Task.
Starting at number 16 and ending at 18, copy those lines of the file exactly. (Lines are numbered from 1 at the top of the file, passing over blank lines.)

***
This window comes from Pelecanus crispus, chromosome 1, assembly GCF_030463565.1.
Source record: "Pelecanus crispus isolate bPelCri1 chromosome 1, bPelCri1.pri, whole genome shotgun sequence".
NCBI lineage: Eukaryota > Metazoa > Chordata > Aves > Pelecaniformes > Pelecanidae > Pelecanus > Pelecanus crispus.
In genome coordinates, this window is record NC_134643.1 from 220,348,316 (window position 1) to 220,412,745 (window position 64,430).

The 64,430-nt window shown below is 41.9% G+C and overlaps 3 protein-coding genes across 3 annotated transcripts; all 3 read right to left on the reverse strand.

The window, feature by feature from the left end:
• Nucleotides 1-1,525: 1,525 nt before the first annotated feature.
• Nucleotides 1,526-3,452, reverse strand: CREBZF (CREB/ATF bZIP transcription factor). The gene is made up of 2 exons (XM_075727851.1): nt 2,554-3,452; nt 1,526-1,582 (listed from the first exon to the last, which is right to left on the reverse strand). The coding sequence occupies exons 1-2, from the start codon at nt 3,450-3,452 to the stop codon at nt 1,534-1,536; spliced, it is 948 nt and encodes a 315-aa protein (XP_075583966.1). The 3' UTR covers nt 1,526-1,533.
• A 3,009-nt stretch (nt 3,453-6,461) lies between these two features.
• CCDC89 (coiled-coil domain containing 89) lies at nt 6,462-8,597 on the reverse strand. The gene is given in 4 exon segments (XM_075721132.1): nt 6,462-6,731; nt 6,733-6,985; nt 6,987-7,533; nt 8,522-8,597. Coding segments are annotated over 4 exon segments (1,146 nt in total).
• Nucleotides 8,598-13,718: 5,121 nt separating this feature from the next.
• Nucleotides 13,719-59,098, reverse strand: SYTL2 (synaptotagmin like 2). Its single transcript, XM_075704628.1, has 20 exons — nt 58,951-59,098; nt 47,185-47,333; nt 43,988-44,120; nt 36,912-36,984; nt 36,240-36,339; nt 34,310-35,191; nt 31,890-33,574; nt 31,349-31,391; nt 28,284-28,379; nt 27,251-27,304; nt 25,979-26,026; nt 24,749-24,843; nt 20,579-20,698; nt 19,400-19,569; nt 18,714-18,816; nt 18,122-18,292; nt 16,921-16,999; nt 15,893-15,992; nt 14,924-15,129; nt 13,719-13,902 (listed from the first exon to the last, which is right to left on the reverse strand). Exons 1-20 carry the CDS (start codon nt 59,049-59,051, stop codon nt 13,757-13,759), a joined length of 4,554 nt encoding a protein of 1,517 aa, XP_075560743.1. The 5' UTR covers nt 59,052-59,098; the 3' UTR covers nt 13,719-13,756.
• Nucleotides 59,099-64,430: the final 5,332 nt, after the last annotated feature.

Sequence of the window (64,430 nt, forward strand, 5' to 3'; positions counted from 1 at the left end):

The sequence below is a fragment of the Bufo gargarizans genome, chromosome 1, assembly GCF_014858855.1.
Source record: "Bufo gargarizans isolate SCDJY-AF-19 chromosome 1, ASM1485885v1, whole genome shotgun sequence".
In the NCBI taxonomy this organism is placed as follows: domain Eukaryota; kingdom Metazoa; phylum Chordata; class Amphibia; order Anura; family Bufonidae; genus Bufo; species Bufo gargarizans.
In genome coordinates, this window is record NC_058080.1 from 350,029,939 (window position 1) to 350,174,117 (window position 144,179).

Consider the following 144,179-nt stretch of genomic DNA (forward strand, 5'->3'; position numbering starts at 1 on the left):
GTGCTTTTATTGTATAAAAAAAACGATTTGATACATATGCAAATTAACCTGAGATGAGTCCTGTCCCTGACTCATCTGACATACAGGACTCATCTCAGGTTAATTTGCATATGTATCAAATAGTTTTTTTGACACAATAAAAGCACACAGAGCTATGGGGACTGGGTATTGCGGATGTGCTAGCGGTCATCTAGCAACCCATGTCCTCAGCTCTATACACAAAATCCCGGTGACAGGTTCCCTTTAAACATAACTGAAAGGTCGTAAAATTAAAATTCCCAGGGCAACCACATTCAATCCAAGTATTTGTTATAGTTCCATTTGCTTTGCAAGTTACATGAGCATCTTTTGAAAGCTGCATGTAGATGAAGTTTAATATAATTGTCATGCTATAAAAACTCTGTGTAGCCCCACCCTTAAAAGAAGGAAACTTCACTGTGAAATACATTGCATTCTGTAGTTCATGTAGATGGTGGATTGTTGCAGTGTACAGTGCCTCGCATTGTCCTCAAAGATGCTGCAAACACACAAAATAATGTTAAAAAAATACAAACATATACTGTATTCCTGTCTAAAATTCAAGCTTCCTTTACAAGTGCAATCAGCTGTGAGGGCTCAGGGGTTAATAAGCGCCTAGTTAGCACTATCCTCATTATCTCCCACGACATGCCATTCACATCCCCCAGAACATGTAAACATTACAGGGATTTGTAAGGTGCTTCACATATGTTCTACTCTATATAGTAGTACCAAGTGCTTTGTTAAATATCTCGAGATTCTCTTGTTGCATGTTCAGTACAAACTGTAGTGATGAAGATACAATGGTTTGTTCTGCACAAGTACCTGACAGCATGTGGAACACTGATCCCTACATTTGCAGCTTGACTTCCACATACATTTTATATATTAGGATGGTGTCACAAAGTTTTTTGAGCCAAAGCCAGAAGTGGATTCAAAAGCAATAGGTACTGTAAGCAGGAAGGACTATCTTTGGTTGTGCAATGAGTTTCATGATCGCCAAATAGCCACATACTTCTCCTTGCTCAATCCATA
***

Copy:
Source record: "Bufo gargarizans isolate SCDJY-AF-19 chromosome 1, ASM1485885v1, whole genome shotgun sequence".
In the NCBI taxonomy this organism is placed as follows: domain Eukaryota; kingdom Metazoa; phylum Chordata; class Amphibia; order Anura; family Bufonidae; genus Bufo; species Bufo gargarizans.
In genome coordinates, this window is record NC_058080.1 from 350,029,939 (window position 1) to 350,174,117 (window position 144,179).